Friday, February 5, 2010

RA Intro Tyler B

In any large industry there has always been a problem with too much power developing within certain companies. These monopolies are now policed and controlled by government regulations, limiting their potential for corrupting markets and influencing too many people. The media industry is claimed by many to have become controlled by these type of large corporations and is supposedly corrupting the information given to the general public; therefore, leading to a more globalized world that is controlled by specific people. Benjamin Compaine’s article, “Global Media” fails in proving that large “media barons” (37) are not overrunning the global media market by only stating statistics and trying to establish ethos rather than establishing strong pathos and utilizing literary devices to get more general appeal.

Although I do agree with his argument and I feel that he gets the necessary facts out to back up his claims, only stating statistic after statistic really wears on a reader and even causes confusion at times. Just in the first section of his article, he names 19 different companies and speaks of different sales and acquisitions they made in recent years. For most people, an argument would be just as strongly made if he would have used fewer names and gone into more detail about that company and the importance of those statistics behind each company. Having large amounts of data is important, but it needs to be used in manner that is easily understood and that proves a point very clearly.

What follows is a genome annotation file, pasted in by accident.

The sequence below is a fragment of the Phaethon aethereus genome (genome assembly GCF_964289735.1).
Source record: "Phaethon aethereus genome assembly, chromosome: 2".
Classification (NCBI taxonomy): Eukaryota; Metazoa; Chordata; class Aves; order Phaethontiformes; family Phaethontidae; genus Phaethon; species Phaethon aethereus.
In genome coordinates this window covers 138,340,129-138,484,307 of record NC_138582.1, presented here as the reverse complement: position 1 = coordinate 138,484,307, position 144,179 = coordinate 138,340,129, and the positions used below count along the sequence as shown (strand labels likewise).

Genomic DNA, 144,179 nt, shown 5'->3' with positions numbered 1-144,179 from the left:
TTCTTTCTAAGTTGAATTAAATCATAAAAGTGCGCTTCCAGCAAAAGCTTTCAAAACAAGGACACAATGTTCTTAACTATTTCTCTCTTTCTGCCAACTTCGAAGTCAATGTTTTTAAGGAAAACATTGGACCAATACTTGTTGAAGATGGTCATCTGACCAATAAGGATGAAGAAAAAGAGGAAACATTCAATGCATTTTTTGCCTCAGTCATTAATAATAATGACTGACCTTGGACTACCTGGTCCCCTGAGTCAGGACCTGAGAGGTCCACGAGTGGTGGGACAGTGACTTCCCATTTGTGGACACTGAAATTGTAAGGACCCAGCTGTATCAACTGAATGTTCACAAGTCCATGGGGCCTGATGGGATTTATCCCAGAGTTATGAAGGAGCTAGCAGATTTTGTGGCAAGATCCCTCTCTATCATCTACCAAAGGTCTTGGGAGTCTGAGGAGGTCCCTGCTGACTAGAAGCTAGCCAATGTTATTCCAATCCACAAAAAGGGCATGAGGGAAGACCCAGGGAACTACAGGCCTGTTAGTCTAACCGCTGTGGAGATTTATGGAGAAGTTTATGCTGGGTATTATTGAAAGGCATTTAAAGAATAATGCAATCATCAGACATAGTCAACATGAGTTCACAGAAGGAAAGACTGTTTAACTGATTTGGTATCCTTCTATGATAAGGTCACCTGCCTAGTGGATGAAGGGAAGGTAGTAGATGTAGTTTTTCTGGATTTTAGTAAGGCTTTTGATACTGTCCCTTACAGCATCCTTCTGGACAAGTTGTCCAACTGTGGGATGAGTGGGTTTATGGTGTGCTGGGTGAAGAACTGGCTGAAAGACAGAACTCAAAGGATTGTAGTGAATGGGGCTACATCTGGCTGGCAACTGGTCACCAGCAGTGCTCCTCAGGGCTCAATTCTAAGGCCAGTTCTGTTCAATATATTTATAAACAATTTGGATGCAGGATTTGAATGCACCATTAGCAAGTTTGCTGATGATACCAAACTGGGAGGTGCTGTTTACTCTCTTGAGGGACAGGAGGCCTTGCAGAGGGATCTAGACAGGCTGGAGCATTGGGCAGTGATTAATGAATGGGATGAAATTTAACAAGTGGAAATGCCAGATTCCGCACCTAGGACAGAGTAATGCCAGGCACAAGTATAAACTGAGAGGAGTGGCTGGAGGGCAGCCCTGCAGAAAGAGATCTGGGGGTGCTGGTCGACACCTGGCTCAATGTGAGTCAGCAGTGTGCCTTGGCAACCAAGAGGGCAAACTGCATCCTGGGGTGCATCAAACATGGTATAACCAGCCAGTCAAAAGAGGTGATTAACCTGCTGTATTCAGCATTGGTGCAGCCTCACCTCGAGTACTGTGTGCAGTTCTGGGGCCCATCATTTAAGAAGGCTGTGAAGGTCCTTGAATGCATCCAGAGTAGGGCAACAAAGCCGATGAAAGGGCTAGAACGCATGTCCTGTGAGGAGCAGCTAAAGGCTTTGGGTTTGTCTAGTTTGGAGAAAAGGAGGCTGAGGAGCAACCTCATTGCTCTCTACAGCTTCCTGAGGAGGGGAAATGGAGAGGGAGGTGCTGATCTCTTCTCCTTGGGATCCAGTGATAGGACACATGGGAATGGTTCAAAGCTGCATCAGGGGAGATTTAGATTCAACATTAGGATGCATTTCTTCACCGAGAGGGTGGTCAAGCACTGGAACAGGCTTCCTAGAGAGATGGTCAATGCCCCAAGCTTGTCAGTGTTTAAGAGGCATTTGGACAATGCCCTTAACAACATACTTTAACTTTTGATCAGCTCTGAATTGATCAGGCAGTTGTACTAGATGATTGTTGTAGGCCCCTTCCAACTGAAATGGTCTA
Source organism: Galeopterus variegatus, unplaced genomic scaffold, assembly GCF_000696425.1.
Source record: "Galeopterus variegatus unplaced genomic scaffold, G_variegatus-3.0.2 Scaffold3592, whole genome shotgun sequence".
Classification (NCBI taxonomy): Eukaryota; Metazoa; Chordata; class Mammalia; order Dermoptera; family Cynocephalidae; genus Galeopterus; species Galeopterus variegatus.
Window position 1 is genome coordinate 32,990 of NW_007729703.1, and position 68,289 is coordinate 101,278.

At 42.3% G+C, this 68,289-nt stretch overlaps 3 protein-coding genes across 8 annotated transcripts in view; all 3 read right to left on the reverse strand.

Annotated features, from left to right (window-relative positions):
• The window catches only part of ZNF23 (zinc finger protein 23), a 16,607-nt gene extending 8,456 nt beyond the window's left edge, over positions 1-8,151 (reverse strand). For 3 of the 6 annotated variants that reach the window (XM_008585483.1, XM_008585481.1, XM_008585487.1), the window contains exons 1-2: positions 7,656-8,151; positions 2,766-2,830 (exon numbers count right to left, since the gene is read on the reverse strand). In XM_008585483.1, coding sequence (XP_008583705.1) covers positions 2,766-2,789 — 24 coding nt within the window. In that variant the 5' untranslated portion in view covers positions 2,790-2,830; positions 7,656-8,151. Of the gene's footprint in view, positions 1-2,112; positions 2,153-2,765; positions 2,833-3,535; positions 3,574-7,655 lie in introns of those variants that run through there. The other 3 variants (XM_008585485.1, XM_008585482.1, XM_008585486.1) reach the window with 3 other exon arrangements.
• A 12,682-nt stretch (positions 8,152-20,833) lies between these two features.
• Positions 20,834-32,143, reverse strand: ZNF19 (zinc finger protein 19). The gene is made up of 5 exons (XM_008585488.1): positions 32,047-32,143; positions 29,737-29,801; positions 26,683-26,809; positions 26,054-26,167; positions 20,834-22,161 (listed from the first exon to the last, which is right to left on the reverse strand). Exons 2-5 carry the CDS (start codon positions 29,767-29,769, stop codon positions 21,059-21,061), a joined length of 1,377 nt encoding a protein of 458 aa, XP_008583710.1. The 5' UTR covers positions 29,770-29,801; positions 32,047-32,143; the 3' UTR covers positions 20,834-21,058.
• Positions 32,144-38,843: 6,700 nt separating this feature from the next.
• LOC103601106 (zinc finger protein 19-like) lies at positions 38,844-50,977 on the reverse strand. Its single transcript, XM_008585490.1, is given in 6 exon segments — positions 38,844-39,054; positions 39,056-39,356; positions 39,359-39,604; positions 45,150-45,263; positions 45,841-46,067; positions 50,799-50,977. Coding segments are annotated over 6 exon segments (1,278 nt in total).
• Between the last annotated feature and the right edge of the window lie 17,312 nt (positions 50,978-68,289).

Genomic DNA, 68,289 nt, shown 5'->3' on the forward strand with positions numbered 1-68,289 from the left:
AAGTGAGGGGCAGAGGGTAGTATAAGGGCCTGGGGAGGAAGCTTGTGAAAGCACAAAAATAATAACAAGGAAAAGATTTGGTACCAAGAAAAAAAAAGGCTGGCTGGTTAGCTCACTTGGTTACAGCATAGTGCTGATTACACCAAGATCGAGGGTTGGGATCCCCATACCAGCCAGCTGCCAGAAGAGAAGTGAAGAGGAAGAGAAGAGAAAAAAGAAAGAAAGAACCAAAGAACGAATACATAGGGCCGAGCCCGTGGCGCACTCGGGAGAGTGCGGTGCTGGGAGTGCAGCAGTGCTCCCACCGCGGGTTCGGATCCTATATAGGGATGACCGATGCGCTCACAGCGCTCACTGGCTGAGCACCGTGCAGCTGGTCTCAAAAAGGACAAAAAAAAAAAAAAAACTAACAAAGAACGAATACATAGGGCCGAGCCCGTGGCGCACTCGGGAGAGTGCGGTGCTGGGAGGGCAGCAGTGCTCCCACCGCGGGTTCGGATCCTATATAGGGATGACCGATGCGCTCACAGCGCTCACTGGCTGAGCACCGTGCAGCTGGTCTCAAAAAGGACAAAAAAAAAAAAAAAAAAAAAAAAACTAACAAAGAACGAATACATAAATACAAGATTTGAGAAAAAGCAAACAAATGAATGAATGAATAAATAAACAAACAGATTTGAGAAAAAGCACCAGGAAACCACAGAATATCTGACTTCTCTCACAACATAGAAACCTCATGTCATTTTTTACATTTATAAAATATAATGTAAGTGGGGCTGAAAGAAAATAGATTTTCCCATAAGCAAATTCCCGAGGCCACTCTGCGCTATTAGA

1. I like that you are looking at this from the other side (it fails). I also like the part about how too many statistics can wear on its reader. I think that is very true and a good point to bring up.

  2. I think its well organized and I think you make some very good points. You bring up a clever opposing argument, I like how you contrast the your literary devices.

  3. You have good points. I am doing this same article and was going to say that it failed for the exact same reasons you pointed out, except for then I realized the audience. "Foreign Policy" is read by intelectual and educated citizens, so logical appeals are the best way to reach this audeince. Professors of political science aren't often swayed by emotional appeals.

  4. One thing to consider is to maybe "leave yourself" out of the argument. What i'm referring to is the first line of the second paragraph. instead of saying you agree, you could say something like "although a good argument is made and backed up by the necessary facts, stating stat after stat..." (or something like it) it seems like not saying "i agree" or "i feel" would be a more effective way of interacting specifically with the argument, rather than the content/subject of the article.


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